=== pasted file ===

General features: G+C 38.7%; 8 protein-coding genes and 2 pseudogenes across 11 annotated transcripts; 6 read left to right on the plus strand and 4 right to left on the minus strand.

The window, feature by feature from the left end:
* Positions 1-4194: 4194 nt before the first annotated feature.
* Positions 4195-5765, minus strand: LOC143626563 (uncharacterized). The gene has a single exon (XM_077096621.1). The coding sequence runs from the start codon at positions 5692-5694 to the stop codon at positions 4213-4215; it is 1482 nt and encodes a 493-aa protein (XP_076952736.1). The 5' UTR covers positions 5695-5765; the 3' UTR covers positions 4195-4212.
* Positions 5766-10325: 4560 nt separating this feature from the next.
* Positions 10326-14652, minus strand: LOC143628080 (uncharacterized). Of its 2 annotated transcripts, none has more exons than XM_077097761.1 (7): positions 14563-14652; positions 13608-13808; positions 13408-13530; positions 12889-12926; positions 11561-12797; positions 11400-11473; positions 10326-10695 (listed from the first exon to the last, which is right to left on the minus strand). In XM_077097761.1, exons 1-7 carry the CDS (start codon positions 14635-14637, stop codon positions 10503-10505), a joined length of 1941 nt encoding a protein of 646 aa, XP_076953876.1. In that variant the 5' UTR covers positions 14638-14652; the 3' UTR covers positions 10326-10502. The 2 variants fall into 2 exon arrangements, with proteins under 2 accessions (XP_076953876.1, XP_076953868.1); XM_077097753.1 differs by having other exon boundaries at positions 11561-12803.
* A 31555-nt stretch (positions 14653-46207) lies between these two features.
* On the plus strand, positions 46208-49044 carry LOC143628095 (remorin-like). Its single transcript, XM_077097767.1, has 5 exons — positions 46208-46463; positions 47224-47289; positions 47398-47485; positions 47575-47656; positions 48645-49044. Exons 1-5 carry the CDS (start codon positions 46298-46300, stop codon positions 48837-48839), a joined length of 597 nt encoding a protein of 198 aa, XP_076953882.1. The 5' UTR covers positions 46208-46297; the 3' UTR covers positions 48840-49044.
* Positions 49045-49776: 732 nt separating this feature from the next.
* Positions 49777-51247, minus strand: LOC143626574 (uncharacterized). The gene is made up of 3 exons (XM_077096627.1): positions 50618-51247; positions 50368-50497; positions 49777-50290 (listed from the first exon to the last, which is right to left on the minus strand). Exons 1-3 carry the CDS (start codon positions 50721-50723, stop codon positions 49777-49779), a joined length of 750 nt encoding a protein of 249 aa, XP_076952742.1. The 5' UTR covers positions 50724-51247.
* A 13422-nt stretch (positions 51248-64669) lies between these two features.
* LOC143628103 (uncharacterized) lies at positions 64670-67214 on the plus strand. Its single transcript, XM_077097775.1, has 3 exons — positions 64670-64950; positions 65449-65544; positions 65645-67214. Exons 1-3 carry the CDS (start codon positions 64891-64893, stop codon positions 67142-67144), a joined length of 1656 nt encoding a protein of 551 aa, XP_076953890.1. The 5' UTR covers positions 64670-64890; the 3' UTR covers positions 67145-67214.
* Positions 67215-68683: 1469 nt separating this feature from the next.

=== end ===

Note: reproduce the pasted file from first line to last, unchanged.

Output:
General features: G+C 38.7%; 8 protein-coding genes and 2 pseudogenes across 11 annotated transcripts; 6 read left to right on the plus strand and 4 right to left on the minus strand.

The window, feature by feature from the left end:
* Positions 1-4194: 4194 nt before the first annotated feature.
* Positions 4195-5765, minus strand: LOC143626563 (uncharacterized). The gene has a single exon (XM_077096621.1). The coding sequence runs from the start codon at positions 5692-5694 to the stop codon at positions 4213-4215; it is 1482 nt and encodes a 493-aa protein (XP_076952736.1). The 5' UTR covers positions 5695-5765; the 3' UTR covers positions 4195-4212.
* Positions 5766-10325: 4560 nt separating this feature from the next.
* Positions 10326-14652, minus strand: LOC143628080 (uncharacterized). Of its 2 annotated transcripts, none has more exons than XM_077097761.1 (7): positions 14563-14652; positions 13608-13808; positions 13408-13530; positions 12889-12926; positions 11561-12797; positions 11400-11473; positions 10326-10695 (listed from the first exon to the last, which is right to left on the minus strand). In XM_077097761.1, exons 1-7 carry the CDS (start codon positions 14635-14637, stop codon positions 10503-10505), a joined length of 1941 nt encoding a protein of 646 aa, XP_076953876.1. In that variant the 5' UTR covers positions 14638-14652; the 3' UTR covers positions 10326-10502. The 2 variants fall into 2 exon arrangements, with proteins under 2 accessions (XP_076953876.1, XP_076953868.1); XM_077097753.1 differs by having other exon boundaries at positions 11561-12803.
* A 31555-nt stretch (positions 14653-46207) lies between these two features.
* On the plus strand, positions 46208-49044 carry LOC143628095 (remorin-like). Its single transcript, XM_077097767.1, has 5 exons — positions 46208-46463; positions 47224-47289; positions 47398-47485; positions 47575-47656; positions 48645-49044. Exons 1-5 carry the CDS (start codon positions 46298-46300, stop codon positions 48837-48839), a joined length of 597 nt encoding a protein of 198 aa, XP_076953882.1. The 5' UTR covers positions 46208-46297; the 3' UTR covers positions 48840-49044.
* Positions 49045-49776: 732 nt separating this feature from the next.
* Positions 49777-51247, minus strand: LOC143626574 (uncharacterized). The gene is made up of 3 exons (XM_077096627.1): positions 50618-51247; positions 50368-50497; positions 49777-50290 (listed from the first exon to the last, which is right to left on the minus strand). Exons 1-3 carry the CDS (start codon positions 50721-50723, stop codon positions 49777-49779), a joined length of 750 nt encoding a protein of 249 aa, XP_076952742.1. The 5' UTR covers positions 50724-51247.
* A 13422-nt stretch (positions 51248-64669) lies between these two features.
* LOC143628103 (uncharacterized) lies at positions 64670-67214 on the plus strand. Its single transcript, XM_077097775.1, has 3 exons — positions 64670-64950; positions 65449-65544; positions 65645-67214. Exons 1-3 carry the CDS (start codon positions 64891-64893, stop codon positions 67142-67144), a joined length of 1656 nt encoding a protein of 551 aa, XP_076953890.1. The 5' UTR covers positions 64670-64890; the 3' UTR covers positions 67145-67214.
* Positions 67215-68683: 1469 nt separating this feature from the next.